Three months after being drafted, Goldsmith became an official United States citizen. 

While fighting in Germany, Goldsmith and a commanding general drove a jeep to all the towns he used to live. He said there were no Jews left in any of the towns he visited, but he did get to stay overnight in the house he used to live in. He also visited his father's grave.

Durante said she was most surprised about Goldsmith's heroic return to Germany.

"I wasn't expecting a silver lining," she said. "He got to return to his home country and fight against it." 

Today

Goldsmith said he tells his story so that people will always remember this terrible part of history.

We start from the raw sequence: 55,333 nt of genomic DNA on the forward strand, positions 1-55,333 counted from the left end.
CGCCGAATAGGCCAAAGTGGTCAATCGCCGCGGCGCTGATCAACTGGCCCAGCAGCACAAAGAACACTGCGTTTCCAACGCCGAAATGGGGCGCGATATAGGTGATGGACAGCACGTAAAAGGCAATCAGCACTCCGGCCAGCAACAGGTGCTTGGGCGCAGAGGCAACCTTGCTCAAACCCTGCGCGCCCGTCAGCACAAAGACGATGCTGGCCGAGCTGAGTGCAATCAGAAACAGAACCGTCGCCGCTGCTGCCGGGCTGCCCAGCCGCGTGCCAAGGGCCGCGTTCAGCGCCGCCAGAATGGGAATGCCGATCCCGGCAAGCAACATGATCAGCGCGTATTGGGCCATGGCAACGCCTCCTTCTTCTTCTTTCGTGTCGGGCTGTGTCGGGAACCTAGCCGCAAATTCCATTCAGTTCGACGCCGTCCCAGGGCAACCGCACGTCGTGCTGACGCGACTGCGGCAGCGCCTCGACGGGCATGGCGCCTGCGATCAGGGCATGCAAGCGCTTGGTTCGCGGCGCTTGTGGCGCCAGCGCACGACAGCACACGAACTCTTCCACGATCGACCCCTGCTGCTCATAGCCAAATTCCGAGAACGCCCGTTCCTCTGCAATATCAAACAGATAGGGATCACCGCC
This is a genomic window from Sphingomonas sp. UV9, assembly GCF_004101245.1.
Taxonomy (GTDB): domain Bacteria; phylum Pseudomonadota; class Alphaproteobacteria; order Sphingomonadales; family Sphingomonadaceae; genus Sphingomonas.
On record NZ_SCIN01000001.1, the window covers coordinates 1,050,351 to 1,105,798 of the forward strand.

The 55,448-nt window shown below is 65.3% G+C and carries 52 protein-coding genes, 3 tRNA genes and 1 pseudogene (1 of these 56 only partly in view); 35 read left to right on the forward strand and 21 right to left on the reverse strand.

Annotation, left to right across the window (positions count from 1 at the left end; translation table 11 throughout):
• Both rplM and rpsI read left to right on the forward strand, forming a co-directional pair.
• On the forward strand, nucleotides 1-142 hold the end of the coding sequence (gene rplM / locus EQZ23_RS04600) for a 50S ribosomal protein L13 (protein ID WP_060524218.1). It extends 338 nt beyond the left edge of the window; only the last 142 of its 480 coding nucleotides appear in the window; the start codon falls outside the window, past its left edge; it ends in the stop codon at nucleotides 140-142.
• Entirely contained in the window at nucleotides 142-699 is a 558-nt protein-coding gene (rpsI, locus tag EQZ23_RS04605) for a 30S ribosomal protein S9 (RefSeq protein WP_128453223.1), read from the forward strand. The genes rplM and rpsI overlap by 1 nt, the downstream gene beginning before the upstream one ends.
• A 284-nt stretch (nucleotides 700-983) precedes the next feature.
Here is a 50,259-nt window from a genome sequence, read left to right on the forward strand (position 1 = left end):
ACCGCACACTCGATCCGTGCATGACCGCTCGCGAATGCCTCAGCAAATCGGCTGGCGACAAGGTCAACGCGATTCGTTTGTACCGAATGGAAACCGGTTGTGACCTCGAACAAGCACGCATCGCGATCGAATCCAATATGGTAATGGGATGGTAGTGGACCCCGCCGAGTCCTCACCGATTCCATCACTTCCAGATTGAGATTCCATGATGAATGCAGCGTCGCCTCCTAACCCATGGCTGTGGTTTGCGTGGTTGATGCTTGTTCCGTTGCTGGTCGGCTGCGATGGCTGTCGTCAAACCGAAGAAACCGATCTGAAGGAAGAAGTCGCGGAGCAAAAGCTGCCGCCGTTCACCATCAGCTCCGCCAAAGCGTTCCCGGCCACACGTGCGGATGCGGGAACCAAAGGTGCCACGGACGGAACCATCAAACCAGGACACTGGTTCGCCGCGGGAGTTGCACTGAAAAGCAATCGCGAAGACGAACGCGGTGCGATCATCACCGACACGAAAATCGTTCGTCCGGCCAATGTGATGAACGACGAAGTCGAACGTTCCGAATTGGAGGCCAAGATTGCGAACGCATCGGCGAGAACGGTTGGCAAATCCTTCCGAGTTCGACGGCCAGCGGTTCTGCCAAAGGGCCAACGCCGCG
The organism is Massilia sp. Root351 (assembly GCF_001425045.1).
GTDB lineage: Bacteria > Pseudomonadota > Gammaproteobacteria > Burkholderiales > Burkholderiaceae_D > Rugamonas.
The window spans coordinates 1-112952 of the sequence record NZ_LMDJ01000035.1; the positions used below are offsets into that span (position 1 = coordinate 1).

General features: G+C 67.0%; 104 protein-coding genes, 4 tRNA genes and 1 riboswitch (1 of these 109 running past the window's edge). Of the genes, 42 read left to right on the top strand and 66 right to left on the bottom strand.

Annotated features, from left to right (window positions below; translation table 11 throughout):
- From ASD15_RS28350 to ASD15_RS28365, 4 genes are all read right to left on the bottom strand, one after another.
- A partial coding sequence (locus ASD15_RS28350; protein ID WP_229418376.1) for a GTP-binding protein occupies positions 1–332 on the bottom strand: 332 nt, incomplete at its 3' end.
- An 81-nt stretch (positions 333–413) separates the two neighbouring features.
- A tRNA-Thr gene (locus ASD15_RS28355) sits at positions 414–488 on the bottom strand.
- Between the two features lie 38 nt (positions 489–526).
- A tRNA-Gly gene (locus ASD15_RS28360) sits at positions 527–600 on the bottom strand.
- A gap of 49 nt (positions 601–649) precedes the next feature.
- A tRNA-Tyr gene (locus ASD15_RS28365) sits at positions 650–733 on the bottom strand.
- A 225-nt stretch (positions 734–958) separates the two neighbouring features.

"I don't hold any grudges against the Germans themselves," Goldsmith said. "I am very disappointed that they didn't stop what was happening. They sat back and watched.

"It's still difficult for me to understand and believe that those young, German men could be that brainwashed to do those things and not feel any guilt," Goldsmith said. 

When he arrived to the United States, he "never, not once" experienced any anti-Semitism — not in school or the Army — nothing was ever said about Jewish people, Goldsmith said. 

As for how his legacy will continue and his story will be passed on, he looked to his grandson.

"Talk to this guy right here," he said. "Will you pass on our legacy? Will your parents carry on our legacy?"

His grandson nodded and smiled and answered with a yes.